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sizeof operator in c

This is a discussion on sizeof operator in c within the C Programming forums, part of the General Programming Boards category; Is the sizeof operator in c a compile time or run time operator..Because the following code works fine with a ...

  1. #1
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    sizeof operator in c

    Is the sizeof operator in c a compile time or run time operator..Because the following code works fine with a gcc compiler

    int a;
    scanf
    ("%d",&a);
    printf
    ("%d",sizeof(a));But I found in one of the tutorials thatsizeof is compile time??Can someone please clear the confusion?

  2. #2
    C++ Witch laserlight's Avatar
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    sizeof is a compile time operator, except when used with variable length arrays.

    In your example, the result of sizeof(a) does not change from one run of the program to another, so I do not see what is your confusion.
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  3. #3
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    Sizeof () is compile time. That is why the compiler has to see the full definition of a type, before it can determine the 'sizeof' it. Consider the following:
    Code:
    char a[] = "some string";
    ...
    printf("sizeof a %lu\", sizeof a);
    The compiler counts the length of "some string" + \0 and multiply that by the sizeof a char (Which the compiler already knows) and it can now replace any calls to 'sizeof a' with the pre-calculated size.

    But let's say we have this:
    Code:
    struct some_object object;
    ...
    printf("address of object %p sizeof object %lu\n", &p, sizeof object);
    This code is not valid because the compiler doesn't yet know what's contained inside a 'struct some_object' and thus can not determine its size.

  4. #4
    and the hat of wrongness Salem's Avatar
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    It is a compile time operator, and your use of it doesn't prove one way or the other whether it is compile time or run time.

    Code:
    #include<stdio.h>
    
    int main ( int argc, char *argv[] ) {
      char foo[sizeof(int)];
      char bar[argc];
      return 0;
    }
    
    
    $ gcc -std=c89 -Wall -pedantic bar.c
    bar.c: In function ‘main’:
    bar.c:5:3: warning: ISO C90 forbids variable length array ‘bar’ [-Wvla]
    bar.c:5:8: warning: unused variable ‘bar’ [-Wunused-variable]
    bar.c:4:8: warning: unused variable ‘foo’ [-Wunused-variable]
    Since the original standard for C didn't permit variable length arrays (run-time), the sizeof(int) in this context shows that it happens at compile time to provide the dimension of the foo array.
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  5. #5
    Algorithm Dissector iMalc's Avatar
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    It is determined at compile-time. When the program is compiled, one intermediate step effectively turns the above into:
    Code:
    int a;
     scanf("%d",&a);
     printf("%d",4);
    Assuming you compile it on a system that uses 4-byte ints.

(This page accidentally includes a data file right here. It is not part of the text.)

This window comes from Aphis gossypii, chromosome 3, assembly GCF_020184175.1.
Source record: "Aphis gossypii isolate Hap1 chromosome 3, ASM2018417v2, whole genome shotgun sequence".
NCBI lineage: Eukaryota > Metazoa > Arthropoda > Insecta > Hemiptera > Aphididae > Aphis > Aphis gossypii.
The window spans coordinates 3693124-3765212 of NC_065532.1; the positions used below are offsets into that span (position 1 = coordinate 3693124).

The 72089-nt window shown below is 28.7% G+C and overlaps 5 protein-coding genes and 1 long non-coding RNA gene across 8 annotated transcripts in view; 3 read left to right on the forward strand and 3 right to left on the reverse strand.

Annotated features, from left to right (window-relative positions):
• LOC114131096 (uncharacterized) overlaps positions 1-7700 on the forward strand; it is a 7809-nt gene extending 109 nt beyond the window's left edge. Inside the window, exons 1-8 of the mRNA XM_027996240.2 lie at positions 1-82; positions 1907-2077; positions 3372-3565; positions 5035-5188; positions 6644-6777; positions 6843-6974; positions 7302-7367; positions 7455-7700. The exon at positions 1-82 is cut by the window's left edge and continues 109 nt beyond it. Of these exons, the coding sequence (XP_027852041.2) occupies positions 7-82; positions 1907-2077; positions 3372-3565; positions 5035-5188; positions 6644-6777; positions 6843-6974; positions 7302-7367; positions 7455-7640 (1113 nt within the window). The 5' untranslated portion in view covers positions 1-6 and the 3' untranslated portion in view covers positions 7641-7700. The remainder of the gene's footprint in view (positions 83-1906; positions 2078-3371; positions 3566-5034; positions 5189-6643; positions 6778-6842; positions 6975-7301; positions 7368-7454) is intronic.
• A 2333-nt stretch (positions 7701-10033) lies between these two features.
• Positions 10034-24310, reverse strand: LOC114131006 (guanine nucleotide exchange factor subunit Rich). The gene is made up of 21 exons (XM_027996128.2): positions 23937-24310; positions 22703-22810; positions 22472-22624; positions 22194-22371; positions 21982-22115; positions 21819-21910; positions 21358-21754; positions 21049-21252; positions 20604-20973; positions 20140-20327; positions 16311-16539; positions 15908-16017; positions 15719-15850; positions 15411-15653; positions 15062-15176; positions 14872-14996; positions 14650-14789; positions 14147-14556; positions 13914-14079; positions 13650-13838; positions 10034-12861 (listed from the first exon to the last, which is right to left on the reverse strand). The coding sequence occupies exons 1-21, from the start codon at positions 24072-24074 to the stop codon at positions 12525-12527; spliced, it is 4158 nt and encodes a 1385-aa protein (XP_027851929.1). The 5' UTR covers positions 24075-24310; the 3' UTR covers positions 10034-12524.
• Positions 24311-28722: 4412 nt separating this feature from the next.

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  6. #6
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    @salem thankyou for your answer I agree to your point..but then what about the following code
    Code:
    int foo(){return 5;}int main(){ printf("%d",sizeof(foo())); return 0;}
    here the call to foo() is made at runtime so the sizeof is evaluated at runtime? is the return type determined before the program runs?

  7. #7
    C++ Witch laserlight's Avatar
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    The return type is determined at compile time... you even wrote it right there: int.
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  8. #8
    and the hat of wrongness Salem's Avatar
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    But you have managed to demonstrate that using sizeof on expressions with side effects can have surprises attached.
    Code:
    $ cat bar.c
    #include<stdio.h>
    int foo ( ) {
      printf("foo called\n");
      return 5;
    }
    int main(){
      printf("%zd\n",sizeof(foo()));
      return 0;
    }
    $ gcc -W -Wall bar.c
    $ ./a.out 
    4
    If you dance barefoot on the broken glass of undefined behaviour, you've got to expect the occasional cut.
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  9. #9
    Algorithm Dissector iMalc's Avatar
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    There are no if's or but's, sizeof always, and can only produce a value determined at compile time.
    There are no examples to the contrary!
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  10. #10
    C++ Witch laserlight's Avatar
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    Quote Originally Posted by iMalc
    There are no if's or but's, sizeof always, and can only produce a value determined at compile time.
    There are no examples to the contrary!
    Here is an example to the contrary:
    Code:
    #include <stdio.h>
    
    int main(int argc, char *argv[])
    {
        int numbers[argc + 1];
        printf("%lu\n", (unsigned long)sizeof(numbers));
        return 0;
    }
    Hence my assertion in post #2 that "sizeof is a compile time operator, except when used with variable length arrays."
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  11. #11
    Algorithm Dissector iMalc's Avatar
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    Hmph. Damn C99 and it's cursed VLA's!

    Okay, there are no examples to the contrary in pre-C99 C then
    nonpuz likes this.
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